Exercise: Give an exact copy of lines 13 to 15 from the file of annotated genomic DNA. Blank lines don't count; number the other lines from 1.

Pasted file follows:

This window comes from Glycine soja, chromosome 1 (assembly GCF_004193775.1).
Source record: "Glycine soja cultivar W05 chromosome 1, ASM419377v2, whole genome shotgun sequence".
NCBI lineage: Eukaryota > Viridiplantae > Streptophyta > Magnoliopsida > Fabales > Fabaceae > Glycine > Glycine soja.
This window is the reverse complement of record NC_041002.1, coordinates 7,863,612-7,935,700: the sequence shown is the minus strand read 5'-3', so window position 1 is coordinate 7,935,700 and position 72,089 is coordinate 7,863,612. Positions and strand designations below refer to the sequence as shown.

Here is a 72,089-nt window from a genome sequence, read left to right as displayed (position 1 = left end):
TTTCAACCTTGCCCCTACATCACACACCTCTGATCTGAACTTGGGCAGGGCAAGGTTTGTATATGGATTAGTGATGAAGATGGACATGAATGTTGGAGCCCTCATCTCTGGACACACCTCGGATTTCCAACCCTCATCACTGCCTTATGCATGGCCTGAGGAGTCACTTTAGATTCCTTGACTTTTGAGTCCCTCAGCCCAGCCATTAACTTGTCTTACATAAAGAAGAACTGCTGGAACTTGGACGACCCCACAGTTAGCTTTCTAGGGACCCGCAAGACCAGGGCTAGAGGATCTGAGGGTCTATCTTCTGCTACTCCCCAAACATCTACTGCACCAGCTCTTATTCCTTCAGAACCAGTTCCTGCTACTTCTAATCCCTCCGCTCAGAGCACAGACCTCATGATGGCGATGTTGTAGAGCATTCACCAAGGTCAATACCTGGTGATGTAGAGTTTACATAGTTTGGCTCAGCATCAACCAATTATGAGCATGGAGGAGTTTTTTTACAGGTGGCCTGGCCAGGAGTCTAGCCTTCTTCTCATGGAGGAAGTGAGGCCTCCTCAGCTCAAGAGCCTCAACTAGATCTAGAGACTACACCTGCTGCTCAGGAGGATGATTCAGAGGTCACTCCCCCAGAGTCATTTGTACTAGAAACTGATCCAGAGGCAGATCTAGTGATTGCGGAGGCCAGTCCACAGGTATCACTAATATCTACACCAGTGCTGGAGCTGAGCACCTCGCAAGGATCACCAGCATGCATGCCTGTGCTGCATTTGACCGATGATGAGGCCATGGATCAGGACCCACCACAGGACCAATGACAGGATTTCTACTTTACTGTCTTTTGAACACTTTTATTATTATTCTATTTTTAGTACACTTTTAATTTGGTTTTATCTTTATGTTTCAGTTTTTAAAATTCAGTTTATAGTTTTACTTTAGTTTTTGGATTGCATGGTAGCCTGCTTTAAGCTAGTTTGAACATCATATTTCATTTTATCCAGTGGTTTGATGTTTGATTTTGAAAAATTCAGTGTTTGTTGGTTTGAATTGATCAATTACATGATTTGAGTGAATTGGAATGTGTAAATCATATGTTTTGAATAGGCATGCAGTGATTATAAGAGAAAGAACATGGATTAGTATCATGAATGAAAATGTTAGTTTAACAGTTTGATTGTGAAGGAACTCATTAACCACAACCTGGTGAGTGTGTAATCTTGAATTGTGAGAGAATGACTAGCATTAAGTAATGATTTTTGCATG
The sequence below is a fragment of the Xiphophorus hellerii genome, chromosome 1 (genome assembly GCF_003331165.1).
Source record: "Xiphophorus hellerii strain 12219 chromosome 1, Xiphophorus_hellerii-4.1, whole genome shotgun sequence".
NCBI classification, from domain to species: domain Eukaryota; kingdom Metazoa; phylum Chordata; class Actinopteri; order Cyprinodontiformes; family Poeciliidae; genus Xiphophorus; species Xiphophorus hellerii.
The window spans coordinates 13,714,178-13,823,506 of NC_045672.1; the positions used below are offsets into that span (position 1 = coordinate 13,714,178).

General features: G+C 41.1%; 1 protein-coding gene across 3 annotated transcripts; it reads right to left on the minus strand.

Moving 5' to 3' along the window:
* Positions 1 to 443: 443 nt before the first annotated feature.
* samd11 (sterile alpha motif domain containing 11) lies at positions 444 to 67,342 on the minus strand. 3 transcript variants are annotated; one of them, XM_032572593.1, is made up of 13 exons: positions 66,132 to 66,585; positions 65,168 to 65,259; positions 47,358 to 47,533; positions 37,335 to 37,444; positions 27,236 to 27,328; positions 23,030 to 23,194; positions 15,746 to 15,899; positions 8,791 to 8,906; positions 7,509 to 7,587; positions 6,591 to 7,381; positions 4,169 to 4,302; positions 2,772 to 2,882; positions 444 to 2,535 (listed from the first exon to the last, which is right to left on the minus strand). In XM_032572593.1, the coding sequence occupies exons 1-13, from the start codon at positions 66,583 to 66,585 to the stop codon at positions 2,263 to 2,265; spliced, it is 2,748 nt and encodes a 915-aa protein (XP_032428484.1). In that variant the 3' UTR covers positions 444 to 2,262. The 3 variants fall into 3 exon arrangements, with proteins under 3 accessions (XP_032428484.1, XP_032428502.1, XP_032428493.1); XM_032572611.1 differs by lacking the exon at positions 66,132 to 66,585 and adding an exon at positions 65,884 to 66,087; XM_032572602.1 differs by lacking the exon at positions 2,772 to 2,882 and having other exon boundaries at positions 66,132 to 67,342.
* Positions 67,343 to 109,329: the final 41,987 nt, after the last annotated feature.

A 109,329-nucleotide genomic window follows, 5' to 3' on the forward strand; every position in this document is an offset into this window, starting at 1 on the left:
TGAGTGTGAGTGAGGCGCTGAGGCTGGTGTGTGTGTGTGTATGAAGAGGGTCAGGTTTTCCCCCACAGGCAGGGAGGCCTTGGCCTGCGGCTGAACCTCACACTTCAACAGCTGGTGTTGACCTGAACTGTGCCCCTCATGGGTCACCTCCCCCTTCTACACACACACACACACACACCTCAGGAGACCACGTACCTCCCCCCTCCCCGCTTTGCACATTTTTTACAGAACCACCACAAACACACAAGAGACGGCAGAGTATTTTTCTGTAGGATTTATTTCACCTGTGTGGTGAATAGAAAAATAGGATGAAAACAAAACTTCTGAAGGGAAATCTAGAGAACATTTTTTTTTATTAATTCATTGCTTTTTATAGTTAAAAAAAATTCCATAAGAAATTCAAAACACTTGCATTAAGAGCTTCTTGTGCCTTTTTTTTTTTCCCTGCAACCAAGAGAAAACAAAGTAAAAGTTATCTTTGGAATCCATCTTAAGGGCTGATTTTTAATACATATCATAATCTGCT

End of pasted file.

* Positions 1 to 443: 443 nt before the first annotated feature.
* samd11 (sterile alpha motif domain containing 11) lies at positions 444 to 67,342 on the minus strand. 3 transcript variants are annotated; one of them, XM_032572593.1, is made up of 13 exons: positions 66,132 to 66,585; positions 65,168 to 65,259; positions 47,358 to 47,533; positions 37,335 to 37,444; positions 27,236 to 27,328; positions 23,030 to 23,194; positions 15,746 to 15,899; positions 8,791 to 8,906; positions 7,509 to 7,587; positions 6,591 to 7,381; positions 4,169 to 4,302; positions 2,772 to 2,882; positions 444 to 2,535 (listed from the first exon to the last, which is right to left on the minus strand). In XM_032572593.1, the coding sequence occupies exons 1-13, from the start codon at positions 66,583 to 66,585 to the stop codon at positions 2,263 to 2,265; spliced, it is 2,748 nt and encodes a 915-aa protein (XP_032428484.1). In that variant the 3' UTR covers positions 444 to 2,262. The 3 variants fall into 3 exon arrangements, with proteins under 3 accessions (XP_032428484.1, XP_032428502.1, XP_032428493.1); XM_032572611.1 differs by lacking the exon at positions 66,132 to 66,585 and adding an exon at positions 65,884 to 66,087; XM_032572602.1 differs by lacking the exon at positions 2,772 to 2,882 and having other exon boundaries at positions 66,132 to 67,342.
* Positions 67,343 to 109,329: the final 41,987 nt, after the last annotated feature.